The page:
For Sir Joseph Mawbey 2419
Admiral Keppel 2179
Thomas Onslow 1506

Since that time, on the dissolution of parliament in 1784, he was again elected Knight of the Shire for Surrey, together with William Norton, Esq., Sir Robert Clayton, who was also a candidate, declining the day before the poll.

Sir Joseph Mawbey's parliamentary conduct has been, even in the opinion of his opponents, active, disinterested, independent, and uniform. He set out a Whig from education, principle, and conviction, and consequently, a friend to civil and religious liberty, for which some of his family had sacrificed their lives. He is not however attached to names, or to any set of men, further than their actions entitle them to support. To enumerate a few instances of his parliamentary conduct: He was one of the sixty-three gentlemen of the House of Commons who, in 1762, divided against the preliminary articles of the peace, as inadequate to our successes in the course of the war. He opposed general warrants, the seizure of papers, the expulsion of Mr. Wilkes in 1763, and in 1768 the illegal proceedings respecting the seating of Colonel Luttrell in his place. He has uniformly voted for shortening the duration of parliaments. He opposed the Quebec bill, and all the measures which produced the late war and the loss of America. Believing that the civil list had been improperly applied, he opposed the addition to it of 100,000 a-year, as well as the payment contracted upon it.

He supported the act which passed a few years ago, for removing certain disabilities from protestant dissenters, and uniformly voted for every proposition in parliament for reducing the alarming influence of the crown, which in the opinion of many able persons, threatened the liberties of the country. "That such influence had increased, was increasing, and ought to be diminished," on the popular side, and we are confident, from a compleat conviction of the propriety of it.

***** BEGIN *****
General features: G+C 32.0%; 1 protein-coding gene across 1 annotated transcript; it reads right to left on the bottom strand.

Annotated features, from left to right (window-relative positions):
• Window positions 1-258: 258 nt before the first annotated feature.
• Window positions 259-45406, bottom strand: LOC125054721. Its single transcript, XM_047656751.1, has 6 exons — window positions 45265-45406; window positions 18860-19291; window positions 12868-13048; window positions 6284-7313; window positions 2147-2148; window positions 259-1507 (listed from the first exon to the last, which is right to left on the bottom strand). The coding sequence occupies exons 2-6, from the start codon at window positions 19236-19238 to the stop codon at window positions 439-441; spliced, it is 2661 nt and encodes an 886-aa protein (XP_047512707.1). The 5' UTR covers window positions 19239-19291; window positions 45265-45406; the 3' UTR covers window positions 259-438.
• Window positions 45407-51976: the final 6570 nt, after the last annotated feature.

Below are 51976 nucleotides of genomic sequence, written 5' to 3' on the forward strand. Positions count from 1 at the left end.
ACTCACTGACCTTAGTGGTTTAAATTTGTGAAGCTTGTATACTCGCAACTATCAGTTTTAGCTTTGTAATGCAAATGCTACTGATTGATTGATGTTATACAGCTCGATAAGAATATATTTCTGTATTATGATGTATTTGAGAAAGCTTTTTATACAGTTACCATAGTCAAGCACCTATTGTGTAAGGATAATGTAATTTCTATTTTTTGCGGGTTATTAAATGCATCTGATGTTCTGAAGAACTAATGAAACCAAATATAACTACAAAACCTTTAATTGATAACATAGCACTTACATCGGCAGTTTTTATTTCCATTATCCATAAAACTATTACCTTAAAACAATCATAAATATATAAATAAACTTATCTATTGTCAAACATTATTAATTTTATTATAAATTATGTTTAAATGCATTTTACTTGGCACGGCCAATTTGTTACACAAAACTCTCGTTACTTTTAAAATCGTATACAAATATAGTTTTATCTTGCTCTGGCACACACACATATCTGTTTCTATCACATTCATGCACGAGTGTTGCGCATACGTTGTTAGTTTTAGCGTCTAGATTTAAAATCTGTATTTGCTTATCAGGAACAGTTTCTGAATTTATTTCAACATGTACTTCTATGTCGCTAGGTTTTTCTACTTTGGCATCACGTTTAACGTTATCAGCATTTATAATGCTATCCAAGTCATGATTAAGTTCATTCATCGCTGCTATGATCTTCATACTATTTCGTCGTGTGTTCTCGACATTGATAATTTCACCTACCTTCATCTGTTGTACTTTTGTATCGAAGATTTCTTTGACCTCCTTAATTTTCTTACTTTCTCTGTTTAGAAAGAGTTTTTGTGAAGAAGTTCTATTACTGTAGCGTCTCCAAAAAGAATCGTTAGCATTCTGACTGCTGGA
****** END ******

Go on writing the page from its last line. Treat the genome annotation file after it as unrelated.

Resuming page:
Sir Joseph Mawbey has cultivated from his youth to the present time a taste for reading, and has at times shewn himself attached to poetry. At an early age he wrote many verses, which he transmitted to the Gentleman's, the London, and other Magazines, where they are to be found, frequently under a borrowed signature. He is also the author of a ballad, printed at Mr. Wilkes's press in 1763, in folio, entitled The Battle of Epsom, occasioned by a meeting held for the purpose of an address on the peace, which address was prevented by the spirit and firmness of a majority of the freeholders.

In August 1760, he married his present Lady, Elizabeth, only surviving daughter of his first-cousin, Richard Pratt, Esq. of Vauxhall, in the county of Surrey, who, on the death of her brother Joseph Pratt, Esq. Fellow of Trinity College, Cambridge, in 1766, became heir to his estate and fortune. By this lady Sir Joseph has had nine children, of whom four are still living.